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Pacific edition, Wednesday, July 18, 2007

It’s PCS season. Time for many folks to pack up and head to new duty stations.

It’s also a time when some pets find themselves without a home, left to fend for themselves on Okinawa.

This annual increase in the stray dog and cat population won’t just go away, say animal advocates on the island. And it’s getting too big to handle, they say.

“The stray problem is always worse in summer. It’s always during PCS season,” said Maryanne Tirinnanzi, a Department of Defense Dependents Schools teacher who has lived here since 2001.

Tirinnanzi says she visits the Sunabe Seawall daily at 4:30 a.m. to feed the strays and also volunteers a couple of hours daily at a Yomitan farm that accepts donated or abandoned large animals such as goats, pigs and llamas.

If a cat or dog is malnourished or injured, she takes it off the streets and cares for it. She estimates that she spends about $500 to $1,000 a month on animal food.

But she can’t save them all, she says.

Every summer, Okinawan-American Animal Rescue Society, a nonprofit American-run organization, receives numerous requests from people PCSing to take in their pets, said Lora Barker, OAARS vice president.

The off-base shelter runs a small facility that houses about 35 dogs and provides temporary foster homes for additional dogs and cats. It isn’t enough to meet the need, Barker said.

“We’re overloaded and we’re having to turn people away,” Barker said. “Sometimes it’s sad and you feel drained because there is just such a need.”

And the island’s only military animal shelter, the Kadena small animal shelter at the Karing Kennels, is no longer accepting strays, according to the facility’s Web site.

The shelter gets 150 to 200 animals monthly, about half of which are turned in by owners. The shelter even has had animals abandoned at its gates, according to the Web site.

Take responsibility“People are not planning for their PCS moves and not finding their pet a home,” Tirinnanzi said.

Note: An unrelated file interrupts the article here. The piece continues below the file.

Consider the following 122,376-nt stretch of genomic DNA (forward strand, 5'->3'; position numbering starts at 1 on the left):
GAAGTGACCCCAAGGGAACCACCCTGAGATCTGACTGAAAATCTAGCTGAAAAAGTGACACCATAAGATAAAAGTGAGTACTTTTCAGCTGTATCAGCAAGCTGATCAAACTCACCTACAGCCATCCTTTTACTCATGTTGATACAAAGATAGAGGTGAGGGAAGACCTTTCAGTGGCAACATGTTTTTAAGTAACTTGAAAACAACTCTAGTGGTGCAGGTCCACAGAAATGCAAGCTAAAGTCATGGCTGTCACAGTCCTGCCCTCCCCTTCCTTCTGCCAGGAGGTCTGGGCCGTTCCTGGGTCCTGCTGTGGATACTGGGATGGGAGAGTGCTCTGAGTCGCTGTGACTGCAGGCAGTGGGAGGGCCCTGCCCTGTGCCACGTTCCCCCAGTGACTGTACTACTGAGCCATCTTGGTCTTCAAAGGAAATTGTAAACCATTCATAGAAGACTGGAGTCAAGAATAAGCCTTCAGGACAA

“I know that base officials are doing their best to deal with this problem,” she added.

Kadena Air Base officials declined to answer several queries regarding pet owner responsibility and sanctions for not following animal control regulations.

Pets must be microchipped before they enter Japan, according to the Army’s Japan District Veterinary Command.

The Okinawa Branch Veterinary Service, the lone military vet clinic on the island, run by the Army on Kadena, won’t provide treatment unless a pet is microchipped, according to the clinic’s Web site.

According to a 2005 memorandum from Kadena’s 18th Mission Support Group, all military pet owners must microchip their pets.

But Americans are circumventing the system when they get pets on the island, Tirinnanzi said.

Some owners don’t register new pets with base officials and use off-base veterinary clinics that don’t require microchipping, she said.

Even with microchipping, Tirinnanzi said, some American-owned pets still become strays. She suspects that Elsa, one of the dogs she adopted, was dumped.

An OAARS volunteer found Elsa near the Sunabe Seawall a few years ago. The volunteer took Elsa to the Kadena clinic, where a vet estimated the dog had been on the streets several weeks, Tirinnannzi said.

A scan of Elsa’s microchip revealed her previous owners were a Camp Courtney-based family that was PCSing that week, she said.

“They claimed the dog ran away and they no longer wanted it anyway,” she said, adding that Elsa was found on the other side of the island.

And then there is Stitch, who was rescued June 5.

Salesmen at Johnny’s Used Cars called Tirinnanzi, known locally as “The Animal Woman,” when they saw Stitch, a small Labrador mix, trying to get into their office near Kadena during a heavy storm.